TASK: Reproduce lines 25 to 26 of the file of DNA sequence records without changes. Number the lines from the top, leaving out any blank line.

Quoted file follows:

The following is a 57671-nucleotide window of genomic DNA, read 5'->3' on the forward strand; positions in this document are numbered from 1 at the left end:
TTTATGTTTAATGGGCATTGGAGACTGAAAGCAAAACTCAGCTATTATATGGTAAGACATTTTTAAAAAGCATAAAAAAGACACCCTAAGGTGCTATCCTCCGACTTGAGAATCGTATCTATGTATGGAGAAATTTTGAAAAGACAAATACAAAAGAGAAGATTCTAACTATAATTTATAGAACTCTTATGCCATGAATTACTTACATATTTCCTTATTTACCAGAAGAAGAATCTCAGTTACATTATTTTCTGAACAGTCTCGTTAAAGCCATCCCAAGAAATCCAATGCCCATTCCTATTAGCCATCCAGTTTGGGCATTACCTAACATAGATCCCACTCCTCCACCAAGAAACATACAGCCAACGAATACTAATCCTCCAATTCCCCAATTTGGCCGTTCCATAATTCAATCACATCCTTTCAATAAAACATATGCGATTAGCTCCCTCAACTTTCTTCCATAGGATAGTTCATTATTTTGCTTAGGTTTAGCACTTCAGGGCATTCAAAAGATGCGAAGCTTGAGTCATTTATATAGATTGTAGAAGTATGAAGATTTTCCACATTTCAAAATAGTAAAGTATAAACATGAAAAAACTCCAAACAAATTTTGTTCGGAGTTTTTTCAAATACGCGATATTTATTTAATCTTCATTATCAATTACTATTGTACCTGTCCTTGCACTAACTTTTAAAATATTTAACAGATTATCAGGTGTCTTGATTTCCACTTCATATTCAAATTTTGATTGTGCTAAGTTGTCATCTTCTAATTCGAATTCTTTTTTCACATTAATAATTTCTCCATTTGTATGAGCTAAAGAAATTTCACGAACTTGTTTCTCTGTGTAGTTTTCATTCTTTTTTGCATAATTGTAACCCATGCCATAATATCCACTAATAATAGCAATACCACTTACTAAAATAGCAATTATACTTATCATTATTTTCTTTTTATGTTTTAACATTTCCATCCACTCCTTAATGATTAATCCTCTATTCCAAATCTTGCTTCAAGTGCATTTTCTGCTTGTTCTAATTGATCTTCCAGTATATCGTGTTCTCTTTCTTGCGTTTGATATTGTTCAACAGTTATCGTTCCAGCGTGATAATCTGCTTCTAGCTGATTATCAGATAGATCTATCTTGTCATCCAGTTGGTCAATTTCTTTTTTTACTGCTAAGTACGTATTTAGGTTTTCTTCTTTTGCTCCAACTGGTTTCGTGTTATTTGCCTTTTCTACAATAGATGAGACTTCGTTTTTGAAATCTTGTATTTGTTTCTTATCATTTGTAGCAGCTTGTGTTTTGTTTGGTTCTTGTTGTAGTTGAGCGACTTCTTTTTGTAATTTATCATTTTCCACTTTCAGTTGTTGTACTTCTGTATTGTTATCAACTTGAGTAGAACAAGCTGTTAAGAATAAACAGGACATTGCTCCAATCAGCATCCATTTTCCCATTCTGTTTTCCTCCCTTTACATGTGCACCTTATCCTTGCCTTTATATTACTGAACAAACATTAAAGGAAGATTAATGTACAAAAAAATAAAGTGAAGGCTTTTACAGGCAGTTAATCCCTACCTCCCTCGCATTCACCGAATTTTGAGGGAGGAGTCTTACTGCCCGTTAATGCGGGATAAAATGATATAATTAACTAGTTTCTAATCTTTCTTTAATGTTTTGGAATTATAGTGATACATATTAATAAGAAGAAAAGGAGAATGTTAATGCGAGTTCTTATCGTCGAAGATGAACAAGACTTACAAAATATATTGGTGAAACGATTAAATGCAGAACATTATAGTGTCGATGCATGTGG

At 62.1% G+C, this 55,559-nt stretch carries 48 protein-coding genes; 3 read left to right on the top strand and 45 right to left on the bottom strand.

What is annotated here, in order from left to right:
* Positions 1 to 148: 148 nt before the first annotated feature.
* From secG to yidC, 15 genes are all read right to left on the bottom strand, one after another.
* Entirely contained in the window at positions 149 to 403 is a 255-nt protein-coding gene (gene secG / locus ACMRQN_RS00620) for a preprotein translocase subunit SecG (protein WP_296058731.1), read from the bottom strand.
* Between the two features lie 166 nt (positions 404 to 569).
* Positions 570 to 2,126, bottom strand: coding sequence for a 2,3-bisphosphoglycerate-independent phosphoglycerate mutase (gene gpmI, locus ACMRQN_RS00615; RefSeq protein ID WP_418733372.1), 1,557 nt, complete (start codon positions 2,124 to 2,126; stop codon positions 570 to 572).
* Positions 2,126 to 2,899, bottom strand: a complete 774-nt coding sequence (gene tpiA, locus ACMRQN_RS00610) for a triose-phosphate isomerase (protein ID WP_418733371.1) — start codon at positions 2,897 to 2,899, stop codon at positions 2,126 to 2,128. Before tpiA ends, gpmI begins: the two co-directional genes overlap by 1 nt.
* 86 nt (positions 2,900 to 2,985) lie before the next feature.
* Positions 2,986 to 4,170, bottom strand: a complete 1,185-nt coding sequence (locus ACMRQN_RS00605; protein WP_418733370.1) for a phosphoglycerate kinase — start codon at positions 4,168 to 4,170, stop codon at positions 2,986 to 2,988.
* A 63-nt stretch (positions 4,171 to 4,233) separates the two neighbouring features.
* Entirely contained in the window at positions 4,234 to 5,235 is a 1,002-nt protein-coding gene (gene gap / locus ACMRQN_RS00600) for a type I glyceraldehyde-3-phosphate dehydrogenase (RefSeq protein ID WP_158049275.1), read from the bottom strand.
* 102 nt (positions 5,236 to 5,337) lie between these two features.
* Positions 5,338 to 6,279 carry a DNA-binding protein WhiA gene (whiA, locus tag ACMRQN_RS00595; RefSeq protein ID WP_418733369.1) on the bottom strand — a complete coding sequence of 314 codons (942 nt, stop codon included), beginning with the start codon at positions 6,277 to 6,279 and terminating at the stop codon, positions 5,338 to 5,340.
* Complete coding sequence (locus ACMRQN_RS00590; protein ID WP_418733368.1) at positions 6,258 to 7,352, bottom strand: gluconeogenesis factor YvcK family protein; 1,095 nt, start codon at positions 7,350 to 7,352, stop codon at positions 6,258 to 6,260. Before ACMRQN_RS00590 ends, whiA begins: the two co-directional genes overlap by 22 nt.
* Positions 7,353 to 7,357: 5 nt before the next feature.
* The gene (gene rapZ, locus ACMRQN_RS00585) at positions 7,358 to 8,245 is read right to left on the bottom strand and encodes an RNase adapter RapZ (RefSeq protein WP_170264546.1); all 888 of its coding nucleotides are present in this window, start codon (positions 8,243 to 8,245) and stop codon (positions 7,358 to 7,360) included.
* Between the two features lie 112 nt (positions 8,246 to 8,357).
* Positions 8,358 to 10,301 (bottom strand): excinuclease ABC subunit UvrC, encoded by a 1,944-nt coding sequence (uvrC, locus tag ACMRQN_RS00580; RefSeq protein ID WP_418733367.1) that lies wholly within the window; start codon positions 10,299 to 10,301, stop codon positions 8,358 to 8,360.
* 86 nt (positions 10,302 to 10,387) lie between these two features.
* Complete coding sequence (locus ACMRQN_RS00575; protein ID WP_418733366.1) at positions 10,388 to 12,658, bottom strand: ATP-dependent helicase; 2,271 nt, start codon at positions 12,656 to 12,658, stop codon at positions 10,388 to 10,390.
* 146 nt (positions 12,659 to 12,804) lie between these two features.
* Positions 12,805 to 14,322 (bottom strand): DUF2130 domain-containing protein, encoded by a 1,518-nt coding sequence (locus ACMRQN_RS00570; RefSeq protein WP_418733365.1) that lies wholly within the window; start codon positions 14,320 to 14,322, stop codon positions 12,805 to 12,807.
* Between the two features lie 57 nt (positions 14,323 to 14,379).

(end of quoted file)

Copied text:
* Positions 12,805 to 14,322 (bottom strand): DUF2130 domain-containing protein, encoded by a 1,518-nt coding sequence (locus ACMRQN_RS00570; RefSeq protein WP_418733365.1) that lies wholly within the window; start codon positions 14,320 to 14,322, stop codon positions 12,805 to 12,807.
* Between the two features lie 57 nt (positions 14,323 to 14,379).